The Association for the Study of African American Life and History (ASALH) Wraps Up its 101st Annual Conference
By Roy Betts
The Association for the Study of African American Life and History (ASALH), the founders of Black History Month, convened its 101st Annual Conference in Richmond, VA, Oct. 5-9.
More than 1,000 registrants, with more than 200 sessions, an amazing film festival, and tours of historic Richmond sites led to one of ASALH’s most successful annual conferences in recent memory.
Highly acclaimed speakers, including writer and social critic Ta-Nehisi Coates, Black Entertainment Television (BET) commentator and syndicated journalist Jeff Johnson, SNCC civil rights pioneer Courtland Cox, and social justice lawyer Bryan Stevenson, headlined the conference.
This year’s conference theme was, “Hallowed Ground: Sites of African American Memories,” which served as the 2016 national Black History Month Theme. ASALH’s 2016 theme also honored the centennial of the National Park Service, which hosted a special plenary session that opened the conference. The plenary called attention to the role of the NPS in preserving and fostering greater knowledge of African American historic sites.
“The Richmond conference was amazing. I couldn’t imagine a city more appropriate to host the first conference in ASALH’s second century,” said ASALH National President Dr. Evelyn Brooks Higginbotham. “The city graciously opened its doors and more than 1,000 educators, historians, students, and Black History enthusiasts of all ages and ethnicities came to be a part of history. Indeed, Richmond was a huge success.”
Dr. Higginbotham delivered the Carter G. Woodson luncheon keynote speech reflecting upon Richmond as the place where her own grandparents and great grandparents lived, worked and worshipped as slaves, and where they ultimately won their freedom. She spoke of her great grandfather, James H. Holmes, who in 1867 became the first Black pastor of First African Baptist Church, the city’s oldest African American congregation, which organized specifically for slaves and free blacks in 1841.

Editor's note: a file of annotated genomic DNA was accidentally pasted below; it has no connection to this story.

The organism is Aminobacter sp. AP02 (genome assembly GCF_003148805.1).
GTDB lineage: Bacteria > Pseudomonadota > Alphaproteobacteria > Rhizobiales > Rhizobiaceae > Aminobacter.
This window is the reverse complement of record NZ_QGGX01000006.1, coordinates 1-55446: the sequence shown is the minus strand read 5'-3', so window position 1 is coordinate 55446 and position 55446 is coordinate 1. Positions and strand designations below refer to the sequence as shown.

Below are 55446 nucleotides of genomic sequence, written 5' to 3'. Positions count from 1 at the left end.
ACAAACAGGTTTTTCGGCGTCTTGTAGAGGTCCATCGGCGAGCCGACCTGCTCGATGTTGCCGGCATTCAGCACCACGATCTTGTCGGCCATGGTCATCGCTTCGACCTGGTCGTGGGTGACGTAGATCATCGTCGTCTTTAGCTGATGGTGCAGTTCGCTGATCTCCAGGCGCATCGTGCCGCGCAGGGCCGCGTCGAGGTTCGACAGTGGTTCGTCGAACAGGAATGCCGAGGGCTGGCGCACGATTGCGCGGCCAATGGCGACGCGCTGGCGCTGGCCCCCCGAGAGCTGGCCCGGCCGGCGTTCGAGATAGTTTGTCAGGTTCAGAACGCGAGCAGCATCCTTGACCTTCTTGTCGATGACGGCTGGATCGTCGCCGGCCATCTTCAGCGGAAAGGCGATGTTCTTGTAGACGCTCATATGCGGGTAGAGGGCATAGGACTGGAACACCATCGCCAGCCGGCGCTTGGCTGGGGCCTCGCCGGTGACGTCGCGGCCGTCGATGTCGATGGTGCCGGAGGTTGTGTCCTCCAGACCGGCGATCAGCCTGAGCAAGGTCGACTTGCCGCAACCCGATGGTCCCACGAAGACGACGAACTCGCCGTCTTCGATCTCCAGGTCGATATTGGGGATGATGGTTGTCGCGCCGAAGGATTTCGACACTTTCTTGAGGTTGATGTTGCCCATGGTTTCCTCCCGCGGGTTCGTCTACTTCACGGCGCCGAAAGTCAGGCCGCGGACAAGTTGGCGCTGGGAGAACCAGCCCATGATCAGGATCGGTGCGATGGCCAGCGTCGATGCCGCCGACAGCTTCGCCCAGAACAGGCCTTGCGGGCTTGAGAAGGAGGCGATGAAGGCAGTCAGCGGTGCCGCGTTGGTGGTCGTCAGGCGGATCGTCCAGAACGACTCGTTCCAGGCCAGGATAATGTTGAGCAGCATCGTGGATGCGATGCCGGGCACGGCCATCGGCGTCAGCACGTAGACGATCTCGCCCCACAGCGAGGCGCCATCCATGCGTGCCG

Special receptions were hosted by the University of Richmond and the Virginia Museum of Fine Arts.
Awards were announced at the conference to recognize outstanding contributors to the continuing legacy of Dr. Carter G. Woodson, ASALH’s founder and the Father of Black History. A number of individuals were honored for their work in making Black History relevant, resourceful, and robust.
Dr. La Vonne I. Neal, Associate Vice-President for Process Improvement and Operational Effectiveness at Northern Illinois University and co-editor of the Black History Bulletin, received the Mary McLeod Bethune Award for her record of accomplishments as an educator, leader, athlete, and businesswoman.
Lois L. Watson, retired educator and community leader, also received the Mary McLeod Bethune Award. In 1996, she and 16 members chartered the Manasota, FL, Branch of ASALH, which is now the largest branch in the United States.
Wilma King, Arvarh E. Strickland Distinguished Professor in African American History and Culture Emerita, University of Missouri, was the recipient of the coveted Carter G. Woodson Scholars Medallion for her published works on slavery and freedom in 19th century North America.
Dorothy F. Bailey, vice-chair of the Prince George’s County Planning Board of The Maryland-National Capital Park and Planning Commission, received the Executive Council Award for Special Recognition. Bailey serves as president of ASALH’s Truth Branch in Prince George’s County, Maryland. She serves on the ASALH Executive Council. She is the founder of the Kiamsha Youth Empowerment Program that conducts youth workshops during ASALH’s national meetings.
“This was the best ASALH conference ever,” said a participant. “I believe next year’s conference in Cincinnati will be even better.”